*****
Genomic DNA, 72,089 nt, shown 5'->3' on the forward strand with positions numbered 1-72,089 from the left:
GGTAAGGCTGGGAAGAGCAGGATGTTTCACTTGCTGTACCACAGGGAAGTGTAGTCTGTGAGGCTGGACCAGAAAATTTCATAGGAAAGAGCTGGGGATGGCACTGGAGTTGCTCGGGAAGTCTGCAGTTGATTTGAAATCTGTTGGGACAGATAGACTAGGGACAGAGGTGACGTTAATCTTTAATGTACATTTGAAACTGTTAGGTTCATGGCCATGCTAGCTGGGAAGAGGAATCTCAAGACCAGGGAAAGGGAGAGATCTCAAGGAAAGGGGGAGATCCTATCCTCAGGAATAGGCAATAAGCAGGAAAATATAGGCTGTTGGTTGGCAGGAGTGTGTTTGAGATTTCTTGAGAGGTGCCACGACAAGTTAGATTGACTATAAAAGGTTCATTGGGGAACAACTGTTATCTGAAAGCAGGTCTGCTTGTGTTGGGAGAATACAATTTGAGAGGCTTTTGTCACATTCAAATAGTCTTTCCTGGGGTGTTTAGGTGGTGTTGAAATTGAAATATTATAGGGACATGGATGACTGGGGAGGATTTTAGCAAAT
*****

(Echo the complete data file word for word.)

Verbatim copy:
Genomic DNA, 72,089 nt, shown 5'->3' on the forward strand with positions numbered 1-72,089 from the left:
GGTAAGGCTGGGAAGAGCAGGATGTTTCACTTGCTGTACCACAGGGAAGTGTAGTCTGTGAGGCTGGACCAGAAAATTTCATAGGAAAGAGCTGGGGATGGCACTGGAGTTGCTCGGGAAGTCTGCAGTTGATTTGAAATCTGTTGGGACAGATAGACTAGGGACAGAGGTGACGTTAATCTTTAATGTACATTTGAAACTGTTAGGTTCATGGCCATGCTAGCTGGGAAGAGGAATCTCAAGACCAGGGAAAGGGAGAGATCTCAAGGAAAGGGGGAGATCCTATCCTCAGGAATAGGCAATAAGCAGGAAAATATAGGCTGTTGGTTGGCAGGAGTGTGTTTGAGATTTCTTGAGAGGTGCCACGACAAGTTAGATTGACTATAAAAGGTTCATTGGGGAACAACTGTTATCTGAAAGCAGGTCTGCTTGTGTTGGGAGAATACAATTTGAGAGGCTTTTGTCACATTCAAATAGTCTTTCCTGGGGTGTTTAGGTGGTGTTGAAATTGAAATATTATAGGGACATGGATGACTGGGGAGGATTTTAGCAAAT